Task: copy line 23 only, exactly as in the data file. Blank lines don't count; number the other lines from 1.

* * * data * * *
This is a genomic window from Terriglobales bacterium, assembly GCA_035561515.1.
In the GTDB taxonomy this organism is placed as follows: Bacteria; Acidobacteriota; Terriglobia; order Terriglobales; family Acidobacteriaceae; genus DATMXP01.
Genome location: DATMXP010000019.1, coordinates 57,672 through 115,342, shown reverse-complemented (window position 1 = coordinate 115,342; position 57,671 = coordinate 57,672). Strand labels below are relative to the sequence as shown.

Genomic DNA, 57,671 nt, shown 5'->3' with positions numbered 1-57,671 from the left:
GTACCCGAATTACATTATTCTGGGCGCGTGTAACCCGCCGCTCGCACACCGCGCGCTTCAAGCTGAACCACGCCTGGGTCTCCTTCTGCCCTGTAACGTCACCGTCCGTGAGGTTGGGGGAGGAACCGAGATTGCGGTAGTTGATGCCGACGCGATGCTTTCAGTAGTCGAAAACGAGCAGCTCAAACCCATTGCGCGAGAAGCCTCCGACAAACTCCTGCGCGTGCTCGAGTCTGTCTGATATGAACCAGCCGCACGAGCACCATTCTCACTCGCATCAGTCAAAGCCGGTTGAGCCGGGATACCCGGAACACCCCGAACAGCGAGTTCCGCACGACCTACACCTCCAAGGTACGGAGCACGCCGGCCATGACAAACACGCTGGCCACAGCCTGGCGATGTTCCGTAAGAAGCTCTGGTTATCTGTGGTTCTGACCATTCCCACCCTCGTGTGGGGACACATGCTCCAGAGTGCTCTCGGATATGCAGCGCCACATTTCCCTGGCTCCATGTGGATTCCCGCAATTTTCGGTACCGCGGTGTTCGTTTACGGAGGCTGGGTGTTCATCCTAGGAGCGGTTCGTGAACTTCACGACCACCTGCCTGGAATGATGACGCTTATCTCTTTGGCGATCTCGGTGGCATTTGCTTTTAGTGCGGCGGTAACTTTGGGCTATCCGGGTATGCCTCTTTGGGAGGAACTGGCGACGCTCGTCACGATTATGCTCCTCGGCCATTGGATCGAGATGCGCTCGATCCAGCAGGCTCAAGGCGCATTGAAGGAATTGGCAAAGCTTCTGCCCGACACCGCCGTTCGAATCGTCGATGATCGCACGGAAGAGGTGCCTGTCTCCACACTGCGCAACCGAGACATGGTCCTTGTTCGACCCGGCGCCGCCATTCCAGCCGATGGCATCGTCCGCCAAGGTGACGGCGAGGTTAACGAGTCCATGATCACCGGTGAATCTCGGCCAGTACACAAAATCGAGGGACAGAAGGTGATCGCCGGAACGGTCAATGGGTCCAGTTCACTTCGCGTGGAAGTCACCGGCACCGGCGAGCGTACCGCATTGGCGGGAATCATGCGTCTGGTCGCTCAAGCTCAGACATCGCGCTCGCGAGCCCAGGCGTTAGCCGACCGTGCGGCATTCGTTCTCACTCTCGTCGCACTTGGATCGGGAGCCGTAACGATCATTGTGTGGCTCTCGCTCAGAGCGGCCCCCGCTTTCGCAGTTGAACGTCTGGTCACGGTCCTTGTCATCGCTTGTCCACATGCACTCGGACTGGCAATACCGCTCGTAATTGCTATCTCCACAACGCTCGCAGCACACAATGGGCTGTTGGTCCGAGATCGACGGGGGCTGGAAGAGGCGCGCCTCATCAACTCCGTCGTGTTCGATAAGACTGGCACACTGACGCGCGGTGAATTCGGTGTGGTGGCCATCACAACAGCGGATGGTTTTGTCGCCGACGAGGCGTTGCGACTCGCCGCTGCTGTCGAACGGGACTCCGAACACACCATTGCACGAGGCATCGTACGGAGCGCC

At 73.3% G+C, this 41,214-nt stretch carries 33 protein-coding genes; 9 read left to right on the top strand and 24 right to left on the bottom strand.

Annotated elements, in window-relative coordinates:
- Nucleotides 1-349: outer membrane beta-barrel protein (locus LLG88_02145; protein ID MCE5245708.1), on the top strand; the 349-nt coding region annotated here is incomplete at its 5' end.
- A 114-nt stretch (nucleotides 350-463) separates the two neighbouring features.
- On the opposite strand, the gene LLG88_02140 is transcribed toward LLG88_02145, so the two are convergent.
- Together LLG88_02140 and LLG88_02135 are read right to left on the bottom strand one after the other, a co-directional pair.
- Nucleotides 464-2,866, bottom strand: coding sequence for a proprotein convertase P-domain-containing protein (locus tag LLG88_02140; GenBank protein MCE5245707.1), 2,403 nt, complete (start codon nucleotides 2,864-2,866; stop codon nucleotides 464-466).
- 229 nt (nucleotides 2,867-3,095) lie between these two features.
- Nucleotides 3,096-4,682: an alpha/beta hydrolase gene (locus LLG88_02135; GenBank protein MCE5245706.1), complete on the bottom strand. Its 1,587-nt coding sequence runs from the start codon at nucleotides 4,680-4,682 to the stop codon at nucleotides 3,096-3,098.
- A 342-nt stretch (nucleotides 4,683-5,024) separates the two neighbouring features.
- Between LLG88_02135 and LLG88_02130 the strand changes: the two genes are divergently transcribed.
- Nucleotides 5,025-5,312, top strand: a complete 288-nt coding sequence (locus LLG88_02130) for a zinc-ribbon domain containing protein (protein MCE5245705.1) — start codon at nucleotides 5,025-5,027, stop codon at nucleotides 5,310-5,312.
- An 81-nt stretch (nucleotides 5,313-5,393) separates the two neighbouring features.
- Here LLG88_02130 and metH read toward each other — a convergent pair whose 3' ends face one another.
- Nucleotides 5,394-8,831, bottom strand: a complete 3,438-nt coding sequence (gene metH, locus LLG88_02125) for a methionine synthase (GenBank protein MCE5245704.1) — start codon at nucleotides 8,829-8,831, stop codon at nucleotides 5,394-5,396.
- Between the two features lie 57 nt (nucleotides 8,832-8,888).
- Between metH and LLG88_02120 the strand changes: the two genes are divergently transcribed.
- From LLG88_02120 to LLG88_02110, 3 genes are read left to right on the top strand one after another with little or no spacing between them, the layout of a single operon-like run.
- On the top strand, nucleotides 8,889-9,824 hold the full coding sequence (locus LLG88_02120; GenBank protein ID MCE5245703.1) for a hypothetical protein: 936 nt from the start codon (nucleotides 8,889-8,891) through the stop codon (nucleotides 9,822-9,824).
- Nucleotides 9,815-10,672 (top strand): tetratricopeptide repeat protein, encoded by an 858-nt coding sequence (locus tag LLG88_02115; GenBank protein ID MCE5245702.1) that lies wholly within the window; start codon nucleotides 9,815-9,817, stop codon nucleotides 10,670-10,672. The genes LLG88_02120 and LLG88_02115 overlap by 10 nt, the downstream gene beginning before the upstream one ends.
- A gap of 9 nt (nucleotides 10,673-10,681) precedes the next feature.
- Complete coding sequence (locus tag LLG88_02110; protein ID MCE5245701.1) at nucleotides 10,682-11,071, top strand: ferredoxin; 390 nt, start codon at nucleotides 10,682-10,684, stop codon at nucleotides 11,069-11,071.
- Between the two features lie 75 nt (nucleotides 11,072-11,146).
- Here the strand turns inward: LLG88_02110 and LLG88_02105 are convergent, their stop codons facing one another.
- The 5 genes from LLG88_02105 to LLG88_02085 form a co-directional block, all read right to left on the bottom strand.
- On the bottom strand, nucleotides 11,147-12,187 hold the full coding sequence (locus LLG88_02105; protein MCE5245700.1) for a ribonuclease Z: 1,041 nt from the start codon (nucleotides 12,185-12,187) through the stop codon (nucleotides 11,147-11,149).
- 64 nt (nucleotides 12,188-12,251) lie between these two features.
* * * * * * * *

- From LLG88_02120 to LLG88_02110, 3 genes are read left to right on the top strand one after another with little or no spacing between them, the layout of a single operon-like run.